Gifts without limits

Ability and calling, not gender, make a pastor

Sep 25, 2017 by

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There’s room for everyone on the spectrum of Mennonite beliefs about women in ministry. On the traditional side are conservative and plain groups who agree the pulpit is for men only. In the middle are U.S. Mennonite Brethren, who approve women for all roles except lead pastor. On the liberal end are Mennonite Church USA, Mennonite Church Canada and Canadian Mennonite Brethren, who do not limit women’s leadership.

This diversity offers a chance to show forbearance and grow in our understanding of each other’s views. To take a position on women in ministry is not to disparage the faith or beliefs of another. As Rom. 14:5 says, each should be fully convinced in one’s own mind.

This summer, Conservative Mennonite Conference sought to clarify its position — and to free women from constraints not found in Scripture — when it held seminars and a panel discussion on women in ministry at its annual conference in Kidron, Ohio. CMC does not ordain women as pastors. It upholds complementarianism, the belief that women and men equally bear the image of God but differ in the ways they can serve the church.

Roger Hazen, a CMC pastor from Vassar, Mich., defended the position that “women are not to teach doctrine to men nor exercise authority over them.” This principle, he said, is unambiguous in the New Testament and also is based on the order of creation established in Genesis. “Gender roles were established by God before the fall, not after,” according to a report on the panel in the CMC magazine Beacon.

Yet there’s a strong case that the opposite is true: It was after the fall, not before, that God told Eve her husband would rule over her. This imbalance of power was the result of sin, not of God’s created intent. Before the fall, God said the woman would be Adam’s helper, but a helper need not be subordinate or restricted.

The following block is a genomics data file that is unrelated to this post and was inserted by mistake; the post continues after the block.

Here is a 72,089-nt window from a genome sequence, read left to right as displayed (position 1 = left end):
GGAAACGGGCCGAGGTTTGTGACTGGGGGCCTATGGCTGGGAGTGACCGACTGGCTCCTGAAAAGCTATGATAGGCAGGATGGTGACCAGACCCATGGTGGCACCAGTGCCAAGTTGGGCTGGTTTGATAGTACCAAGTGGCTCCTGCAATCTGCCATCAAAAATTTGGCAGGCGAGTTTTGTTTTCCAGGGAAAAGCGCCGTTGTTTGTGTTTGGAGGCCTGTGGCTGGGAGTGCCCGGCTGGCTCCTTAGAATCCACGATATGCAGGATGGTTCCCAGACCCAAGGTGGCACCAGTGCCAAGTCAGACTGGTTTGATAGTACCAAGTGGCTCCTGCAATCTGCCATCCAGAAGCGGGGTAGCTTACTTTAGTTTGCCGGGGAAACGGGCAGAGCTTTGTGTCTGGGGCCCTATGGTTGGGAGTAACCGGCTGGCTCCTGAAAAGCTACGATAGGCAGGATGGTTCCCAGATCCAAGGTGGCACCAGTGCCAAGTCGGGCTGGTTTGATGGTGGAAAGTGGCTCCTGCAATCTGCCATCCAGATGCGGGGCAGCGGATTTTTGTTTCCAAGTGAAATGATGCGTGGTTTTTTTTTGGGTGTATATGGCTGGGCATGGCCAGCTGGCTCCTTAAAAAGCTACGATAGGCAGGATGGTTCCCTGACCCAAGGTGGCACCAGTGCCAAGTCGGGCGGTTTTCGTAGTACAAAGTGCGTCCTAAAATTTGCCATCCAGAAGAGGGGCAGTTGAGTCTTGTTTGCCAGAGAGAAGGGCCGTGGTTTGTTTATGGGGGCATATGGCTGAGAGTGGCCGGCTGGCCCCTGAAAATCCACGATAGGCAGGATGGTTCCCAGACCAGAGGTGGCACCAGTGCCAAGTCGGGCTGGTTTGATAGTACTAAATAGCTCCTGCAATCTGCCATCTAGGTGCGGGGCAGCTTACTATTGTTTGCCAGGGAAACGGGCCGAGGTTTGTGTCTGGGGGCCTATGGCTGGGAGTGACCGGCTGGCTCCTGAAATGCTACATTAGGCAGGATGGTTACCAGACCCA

As we study the Bible and listen to each other, the experiences of women who are called to pastoral ministry merit special attention. So do the testimonies of those who have seen female pastors demonstrate every gift of spiritual leadership. Each time a woman steps to the pulpit, the stereotype that power is masculine fades just a bit.

For female pastors and those blessed by their ministry, these scriptures ring true: “As each one has received a special gift, employ it in serving one another as good stewards of the manifold grace of God” (1 Peter 4:10, New American Standard Bible) and “But to each one is given the manifestation of the Spirit for the common good” (1 Cor. 12:7).

In light of these teachings, what should a woman who possesses the gifts of a pastor do with her abilities? The answer seems clear: Use them for the common good. But only as long as she doesn’t actually become a pastor? Would God grant a gift and then restrict its use?

These questions lead to another that applies to each of us: How do we know what God’s call is? In a recent blog on, Brad Roth, a pastor from Moundridge, Kan., who is writing MWR’s Bible column, suggests we have a flawed understanding of what it means to be called. Rather than thinking of God’s call as a mysterious inner feeling, we need to put more weight on the church’s outer calling: encouraging each other to use our abilities and looking for ways to serve that are right in front of us.

It’s refreshingly simple: The gift itself is the call. If the gift is God’s yes, the church should not say no.

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  • Dayna Olson-Getty

    Dear Paul,